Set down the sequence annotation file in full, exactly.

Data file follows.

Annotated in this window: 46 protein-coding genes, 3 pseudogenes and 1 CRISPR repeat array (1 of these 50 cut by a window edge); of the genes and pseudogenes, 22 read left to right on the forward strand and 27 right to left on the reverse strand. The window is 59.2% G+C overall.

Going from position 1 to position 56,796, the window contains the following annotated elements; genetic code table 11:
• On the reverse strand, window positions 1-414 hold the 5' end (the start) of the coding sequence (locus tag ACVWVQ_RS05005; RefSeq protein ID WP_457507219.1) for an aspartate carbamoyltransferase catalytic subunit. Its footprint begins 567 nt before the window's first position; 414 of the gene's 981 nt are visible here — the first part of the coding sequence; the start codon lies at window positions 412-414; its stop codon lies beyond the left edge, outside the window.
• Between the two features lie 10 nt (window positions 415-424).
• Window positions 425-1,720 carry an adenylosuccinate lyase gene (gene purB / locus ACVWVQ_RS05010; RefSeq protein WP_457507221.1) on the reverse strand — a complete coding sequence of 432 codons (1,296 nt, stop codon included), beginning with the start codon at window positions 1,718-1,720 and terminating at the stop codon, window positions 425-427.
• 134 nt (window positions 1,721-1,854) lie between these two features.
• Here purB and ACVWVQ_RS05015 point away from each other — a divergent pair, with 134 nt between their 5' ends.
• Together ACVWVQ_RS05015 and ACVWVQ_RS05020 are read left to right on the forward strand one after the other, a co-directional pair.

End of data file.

Annotated in this window: 46 protein-coding genes, 3 pseudogenes and 1 CRISPR repeat array (1 of these 50 cut by a window edge); of the genes and pseudogenes, 22 read left to right on the forward strand and 27 right to left on the reverse strand. The window is 59.2% G+C overall.

Going from position 1 to position 56,796, the window contains the following annotated elements; genetic code table 11:
• On the reverse strand, window positions 1-414 hold the 5' end (the start) of the coding sequence (locus tag ACVWVQ_RS05005; RefSeq protein ID WP_457507219.1) for an aspartate carbamoyltransferase catalytic subunit. Its footprint begins 567 nt before the window's first position; 414 of the gene's 981 nt are visible here — the first part of the coding sequence; the start codon lies at window positions 412-414; its stop codon lies beyond the left edge, outside the window.
• Between the two features lie 10 nt (window positions 415-424).
• Window positions 425-1,720 carry an adenylosuccinate lyase gene (gene purB / locus ACVWVQ_RS05010; RefSeq protein WP_457507221.1) on the reverse strand — a complete coding sequence of 432 codons (1,296 nt, stop codon included), beginning with the start codon at window positions 1,718-1,720 and terminating at the stop codon, window positions 425-427.
• 134 nt (window positions 1,721-1,854) lie between these two features.
• Here purB and ACVWVQ_RS05015 point away from each other — a divergent pair, with 134 nt between their 5' ends.
• Together ACVWVQ_RS05015 and ACVWVQ_RS05020 are read left to right on the forward strand one after the other, a co-directional pair.